Great timing on the Marble article, Tipper. I went back through Marble on the way back from the eclipse on August 21 and stopped at what was once Arthur Palmer’s Museum. As a child and up until the museum closed I never missed a chance to stop, visit and buy from Mr. Palmer. It was the most fascinating place I have ever been with all his great collection of Indian artifacts, historic items and his collection of rocks, gems and minerals.

    Recently, I was discussing in an email with an owner of a meteorite museum about a supposed meteorite shaped like a bowling pin that was used as a doorstop at the Palmer Museum. I recall that it was quite heavy with a rough, maybe scaly surface. I understand that some of Mr. Palmer’s museum pieces were put on display at a museum in Andrews; however, when I attempted to contact the museum the webpage was quite dated and no current information about the holdings or hours of operation.

    If someone knows more about the museum in Andrews, the location of Mr. Palmer’s collection or especially what happened to the ‘bowling pin meteorite,’ I would appreciate it very much.

  • Reply
    DAna WAll
    May 24, 2018 at 9:24 am

    Fascinating bit of history. I smiled to read about where people “traded.” My grandparents in Iowa always talked about the general store where they traded, a well. Interesting word, “traded.” Undoubtedly dates to a time when trading posts and “trading” for supplies was the norm rather than paying money for goods.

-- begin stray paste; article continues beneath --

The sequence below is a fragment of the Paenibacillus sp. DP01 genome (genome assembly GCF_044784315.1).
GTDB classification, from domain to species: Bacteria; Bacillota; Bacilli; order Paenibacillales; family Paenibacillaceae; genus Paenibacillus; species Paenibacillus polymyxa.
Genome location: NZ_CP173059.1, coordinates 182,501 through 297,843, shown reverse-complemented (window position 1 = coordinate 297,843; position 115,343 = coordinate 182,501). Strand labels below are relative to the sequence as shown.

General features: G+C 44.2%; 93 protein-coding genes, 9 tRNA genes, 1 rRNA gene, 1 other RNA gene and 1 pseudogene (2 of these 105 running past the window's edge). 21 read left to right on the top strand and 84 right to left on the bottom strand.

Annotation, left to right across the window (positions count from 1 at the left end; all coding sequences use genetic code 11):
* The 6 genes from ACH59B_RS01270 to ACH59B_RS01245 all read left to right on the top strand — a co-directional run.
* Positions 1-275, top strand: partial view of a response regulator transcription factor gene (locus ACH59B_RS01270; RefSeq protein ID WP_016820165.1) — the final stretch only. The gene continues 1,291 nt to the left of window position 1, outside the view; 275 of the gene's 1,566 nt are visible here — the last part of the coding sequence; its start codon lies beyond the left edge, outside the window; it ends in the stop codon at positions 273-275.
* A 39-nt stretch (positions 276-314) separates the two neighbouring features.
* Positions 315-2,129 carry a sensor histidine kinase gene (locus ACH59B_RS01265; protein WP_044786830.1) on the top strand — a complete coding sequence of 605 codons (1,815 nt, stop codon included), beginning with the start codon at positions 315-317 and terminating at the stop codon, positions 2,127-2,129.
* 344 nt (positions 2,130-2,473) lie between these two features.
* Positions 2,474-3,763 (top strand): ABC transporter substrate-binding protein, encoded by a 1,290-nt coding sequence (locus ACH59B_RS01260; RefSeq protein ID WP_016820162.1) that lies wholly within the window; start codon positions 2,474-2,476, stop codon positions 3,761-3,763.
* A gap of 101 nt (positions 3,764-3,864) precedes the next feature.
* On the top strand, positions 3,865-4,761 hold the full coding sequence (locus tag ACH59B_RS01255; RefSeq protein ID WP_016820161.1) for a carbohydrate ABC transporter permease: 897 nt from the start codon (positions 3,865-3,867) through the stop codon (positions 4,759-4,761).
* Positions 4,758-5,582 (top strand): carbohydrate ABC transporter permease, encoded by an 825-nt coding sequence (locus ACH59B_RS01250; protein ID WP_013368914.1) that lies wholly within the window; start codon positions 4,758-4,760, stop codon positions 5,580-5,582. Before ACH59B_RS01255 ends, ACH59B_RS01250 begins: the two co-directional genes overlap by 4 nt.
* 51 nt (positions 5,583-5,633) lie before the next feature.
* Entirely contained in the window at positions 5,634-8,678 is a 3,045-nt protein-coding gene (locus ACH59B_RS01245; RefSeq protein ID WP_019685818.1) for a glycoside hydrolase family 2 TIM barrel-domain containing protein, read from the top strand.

• Reply
    Miss Cindy
    May 24, 2018 at 7:54 am

    Tip, I’ve been here for over three years now and I don’t think I have ever been to”downtown” Marble. I bet those marble streets were something to see when they were here.
    And a cheese factory, wonder if they sold locally or shipped it somewhere else? Wonder what kind of cheese?
    Thanks to Wanda for this information on Marble.

  • Reply
    May 24, 2018 at 7:37 am

    Interesting read, I recognize some of the last names, some of which are in our area. My Wife has been doing this genealogy thing and found some interesting stories of how families with different last names traveled together from place to place after they got off the boat from the Old Country so to speak, like for example my folks got off the boat in Virginia, traveled to North Carolina, then some of the kids as they got older split and went to Kentucky, then back down to Tennessee, and then into Alabama while still traveling with some of the same family groups, but be fore warned you might find some things you might wished you hadn’t found out about your kin, just saying. But it has been fun.

  • Reply
    Patricia Arrowood Page
    May 24, 2018 at 7:26 am

    Bail Palmer and Nelson Almond were my great great grandfathers. Never knew they had a cheese factory together. Bail’s daughter Julie married Nelson’s son David. (My great grandparents) So I guess they were connected in more ways than one.